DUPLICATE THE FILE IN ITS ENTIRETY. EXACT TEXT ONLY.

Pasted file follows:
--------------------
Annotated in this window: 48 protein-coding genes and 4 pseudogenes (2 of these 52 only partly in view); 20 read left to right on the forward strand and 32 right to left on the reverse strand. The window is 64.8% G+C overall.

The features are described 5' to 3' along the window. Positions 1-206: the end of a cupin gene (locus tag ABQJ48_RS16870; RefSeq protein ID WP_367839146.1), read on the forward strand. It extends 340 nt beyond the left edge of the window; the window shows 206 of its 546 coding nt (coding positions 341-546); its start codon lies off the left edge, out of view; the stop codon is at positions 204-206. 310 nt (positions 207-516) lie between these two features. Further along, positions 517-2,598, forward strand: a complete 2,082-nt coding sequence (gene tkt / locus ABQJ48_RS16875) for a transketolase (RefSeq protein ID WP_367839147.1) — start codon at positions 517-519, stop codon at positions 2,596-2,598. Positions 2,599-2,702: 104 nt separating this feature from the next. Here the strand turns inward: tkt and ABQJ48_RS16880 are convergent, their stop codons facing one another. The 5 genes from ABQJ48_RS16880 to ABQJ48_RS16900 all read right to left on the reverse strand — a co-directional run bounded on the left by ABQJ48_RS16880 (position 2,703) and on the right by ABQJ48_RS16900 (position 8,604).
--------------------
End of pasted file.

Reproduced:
Annotated in this window: 48 protein-coding genes and 4 pseudogenes (2 of these 52 only partly in view); 20 read left to right on the forward strand and 32 right to left on the reverse strand. The window is 64.8% G+C overall.

The features are described 5' to 3' along the window. Positions 1-206: the end of a cupin gene (locus tag ABQJ48_RS16870; RefSeq protein ID WP_367839146.1), read on the forward strand. It extends 340 nt beyond the left edge of the window; the window shows 206 of its 546 coding nt (coding positions 341-546); its start codon lies off the left edge, out of view; the stop codon is at positions 204-206. 310 nt (positions 207-516) lie between these two features. Further along, positions 517-2,598, forward strand: a complete 2,082-nt coding sequence (gene tkt / locus ABQJ48_RS16875) for a transketolase (RefSeq protein ID WP_367839147.1) — start codon at positions 517-519, stop codon at positions 2,596-2,598. Positions 2,599-2,702: 104 nt separating this feature from the next. Here the strand turns inward: tkt and ABQJ48_RS16880 are convergent, their stop codons facing one another. The 5 genes from ABQJ48_RS16880 to ABQJ48_RS16900 all read right to left on the reverse strand — a co-directional run bounded on the left by ABQJ48_RS16880 (position 2,703) and on the right by ABQJ48_RS16900 (position 8,604).